Using data from historic newspapers

"This post is derived from a talk David Brunton, current Chief of Repository Development at the Library of Congress, gave to a group of librarians in 2015."

Using the Chronicling America API as an example, he argues that "researchers are, in general, subject to at least three constraints that make simplification of APIs a priority:

Looking for "United Burma" newspaper

Dear colleagues,

I'm trying to find copies of the newspaper "United Burma", published in Rangoon between c. 1907 and 1920. The paper was edited by Madanjit Viyavaharik and owned by Pranjivan Mehta, a close associate of Gandhi.

Any help in what has so far proved a rather fruitless search would be greatly appreciated!

Many thanks,

Laurence Cox

Senior Lecturer in Sociology, National University of Ireland Maynooth

Summer 2016 Issue of Pennsylvania History Now Available!

The Summer 2016 issue (83.30) of Pennsylvania History: a Journal of Mid-Atlantic Studies is now available through membership in the Pennsylvania Historical Association or via JSTOR or ProjectMuse.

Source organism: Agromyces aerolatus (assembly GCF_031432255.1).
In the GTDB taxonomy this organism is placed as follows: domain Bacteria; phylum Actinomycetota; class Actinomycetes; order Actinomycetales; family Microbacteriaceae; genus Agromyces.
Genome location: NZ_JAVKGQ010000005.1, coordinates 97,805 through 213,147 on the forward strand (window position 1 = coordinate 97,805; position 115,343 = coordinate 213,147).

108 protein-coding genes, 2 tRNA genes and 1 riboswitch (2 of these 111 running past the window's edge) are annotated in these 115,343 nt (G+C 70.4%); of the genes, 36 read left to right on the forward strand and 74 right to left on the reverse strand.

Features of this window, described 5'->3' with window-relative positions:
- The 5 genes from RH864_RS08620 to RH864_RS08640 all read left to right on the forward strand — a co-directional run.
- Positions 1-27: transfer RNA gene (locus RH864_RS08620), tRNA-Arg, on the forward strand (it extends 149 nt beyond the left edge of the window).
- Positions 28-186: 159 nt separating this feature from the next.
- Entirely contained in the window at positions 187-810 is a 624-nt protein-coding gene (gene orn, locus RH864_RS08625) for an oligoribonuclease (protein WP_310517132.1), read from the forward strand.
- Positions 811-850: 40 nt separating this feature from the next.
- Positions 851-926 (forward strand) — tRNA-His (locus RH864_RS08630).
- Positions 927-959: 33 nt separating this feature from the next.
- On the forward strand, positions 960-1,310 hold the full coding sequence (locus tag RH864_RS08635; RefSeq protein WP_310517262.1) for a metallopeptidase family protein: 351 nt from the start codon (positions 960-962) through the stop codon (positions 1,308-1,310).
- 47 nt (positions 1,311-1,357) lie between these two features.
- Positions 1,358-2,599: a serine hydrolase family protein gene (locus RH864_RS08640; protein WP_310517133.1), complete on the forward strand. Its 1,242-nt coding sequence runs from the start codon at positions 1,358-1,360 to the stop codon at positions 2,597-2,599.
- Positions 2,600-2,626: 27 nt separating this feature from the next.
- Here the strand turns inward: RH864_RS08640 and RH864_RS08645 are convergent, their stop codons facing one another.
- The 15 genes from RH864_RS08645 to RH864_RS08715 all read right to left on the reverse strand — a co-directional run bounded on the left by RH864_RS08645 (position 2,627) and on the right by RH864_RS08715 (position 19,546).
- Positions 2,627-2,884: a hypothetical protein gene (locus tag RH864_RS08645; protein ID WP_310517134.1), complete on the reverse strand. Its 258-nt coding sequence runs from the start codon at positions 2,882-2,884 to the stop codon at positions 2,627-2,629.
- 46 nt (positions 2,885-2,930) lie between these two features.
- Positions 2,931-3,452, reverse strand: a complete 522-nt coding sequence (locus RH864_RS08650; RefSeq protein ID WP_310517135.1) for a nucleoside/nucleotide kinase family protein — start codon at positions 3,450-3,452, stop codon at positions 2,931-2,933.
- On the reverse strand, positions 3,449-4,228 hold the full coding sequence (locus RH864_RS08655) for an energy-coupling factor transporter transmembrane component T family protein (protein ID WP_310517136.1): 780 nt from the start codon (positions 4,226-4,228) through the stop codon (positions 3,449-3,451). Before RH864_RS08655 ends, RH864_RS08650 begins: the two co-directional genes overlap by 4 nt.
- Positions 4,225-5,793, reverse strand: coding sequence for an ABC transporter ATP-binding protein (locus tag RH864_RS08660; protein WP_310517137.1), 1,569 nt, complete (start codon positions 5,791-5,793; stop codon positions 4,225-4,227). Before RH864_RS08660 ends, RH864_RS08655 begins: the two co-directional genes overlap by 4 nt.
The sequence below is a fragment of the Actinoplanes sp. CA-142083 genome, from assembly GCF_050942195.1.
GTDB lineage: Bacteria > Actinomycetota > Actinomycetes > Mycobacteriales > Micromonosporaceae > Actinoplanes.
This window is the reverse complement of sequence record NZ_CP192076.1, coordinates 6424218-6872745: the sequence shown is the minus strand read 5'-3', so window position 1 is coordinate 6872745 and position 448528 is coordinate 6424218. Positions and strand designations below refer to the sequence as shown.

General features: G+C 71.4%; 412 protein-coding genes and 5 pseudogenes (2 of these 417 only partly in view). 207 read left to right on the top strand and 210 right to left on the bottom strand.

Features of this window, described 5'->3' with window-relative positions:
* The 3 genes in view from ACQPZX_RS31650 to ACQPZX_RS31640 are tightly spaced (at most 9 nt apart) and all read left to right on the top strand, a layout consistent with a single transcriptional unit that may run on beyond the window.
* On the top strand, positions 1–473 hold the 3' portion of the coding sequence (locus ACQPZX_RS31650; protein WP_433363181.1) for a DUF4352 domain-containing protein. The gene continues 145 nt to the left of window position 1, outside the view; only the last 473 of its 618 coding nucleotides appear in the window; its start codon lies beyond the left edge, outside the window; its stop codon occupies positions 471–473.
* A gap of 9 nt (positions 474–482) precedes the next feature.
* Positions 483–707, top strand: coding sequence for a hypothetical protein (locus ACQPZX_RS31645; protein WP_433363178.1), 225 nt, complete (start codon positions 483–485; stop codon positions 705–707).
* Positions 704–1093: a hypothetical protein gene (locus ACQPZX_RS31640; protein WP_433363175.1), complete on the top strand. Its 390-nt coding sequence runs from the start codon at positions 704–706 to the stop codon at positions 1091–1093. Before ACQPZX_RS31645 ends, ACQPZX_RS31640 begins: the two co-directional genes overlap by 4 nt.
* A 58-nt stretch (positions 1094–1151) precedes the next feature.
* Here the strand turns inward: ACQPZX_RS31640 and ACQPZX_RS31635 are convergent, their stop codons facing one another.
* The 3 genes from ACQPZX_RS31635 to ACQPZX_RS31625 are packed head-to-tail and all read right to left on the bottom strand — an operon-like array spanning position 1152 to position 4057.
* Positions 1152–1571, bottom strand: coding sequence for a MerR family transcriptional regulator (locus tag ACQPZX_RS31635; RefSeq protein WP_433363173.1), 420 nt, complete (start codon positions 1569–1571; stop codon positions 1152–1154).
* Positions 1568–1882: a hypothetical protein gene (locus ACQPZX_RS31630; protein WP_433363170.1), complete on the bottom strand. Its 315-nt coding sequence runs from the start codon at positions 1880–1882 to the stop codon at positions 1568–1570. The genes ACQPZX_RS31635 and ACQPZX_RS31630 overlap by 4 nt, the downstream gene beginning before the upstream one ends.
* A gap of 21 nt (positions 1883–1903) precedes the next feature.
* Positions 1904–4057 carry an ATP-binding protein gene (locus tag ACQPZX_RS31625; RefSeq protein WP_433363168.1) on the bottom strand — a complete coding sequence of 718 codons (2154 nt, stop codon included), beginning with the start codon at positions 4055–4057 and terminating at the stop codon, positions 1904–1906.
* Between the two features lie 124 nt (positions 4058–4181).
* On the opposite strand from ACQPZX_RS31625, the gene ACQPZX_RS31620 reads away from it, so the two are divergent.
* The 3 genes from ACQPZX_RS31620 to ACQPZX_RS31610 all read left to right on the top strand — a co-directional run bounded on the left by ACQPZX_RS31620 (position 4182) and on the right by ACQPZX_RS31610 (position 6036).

Table of Contents:

Arthur Scherr, To “Alarm The Publick Mind”: A Reexamination of Pamphlets And Newspapers In Philadelphia And The Early Republic

Ron W. Ennis, Bethlehem Steelworkers, the Press, and the Struggle for the Eight-Hour Day

Amanda Beyer-Purvis, The Philadelphia Bible Riots of 1844: Contest Over the Rights of Citizens

Re: Historical Newspaper Links

Who says H-Net is dead? I've had over 700 views of my website since posting this thread on H-SHEAR and H-SOUTH, about 24 hours ago. Most visitors (perhaps 90%) are from the US, but there are a smattering of international visitors as well. I intended to post this thread to the Nineteenth Century Facebook page at a later date to experiment with which forum cast a broader net, but an H-SHEAR member beat me to it and posted it within hours of my initial post (Thanks!). It has not been reposted to the AHA Community forum, so I think that speaks for how our current social media works.

Chronicling America: Historic American Newspapers Data Challenge

How can you use open data to explore history?  The National Endowment for the Humanities invites members of the public to produce creative web-based projects demonstrating the potential for using the data found in the Chronicling America website, available at http://chroniclingamerica.loc.gov.

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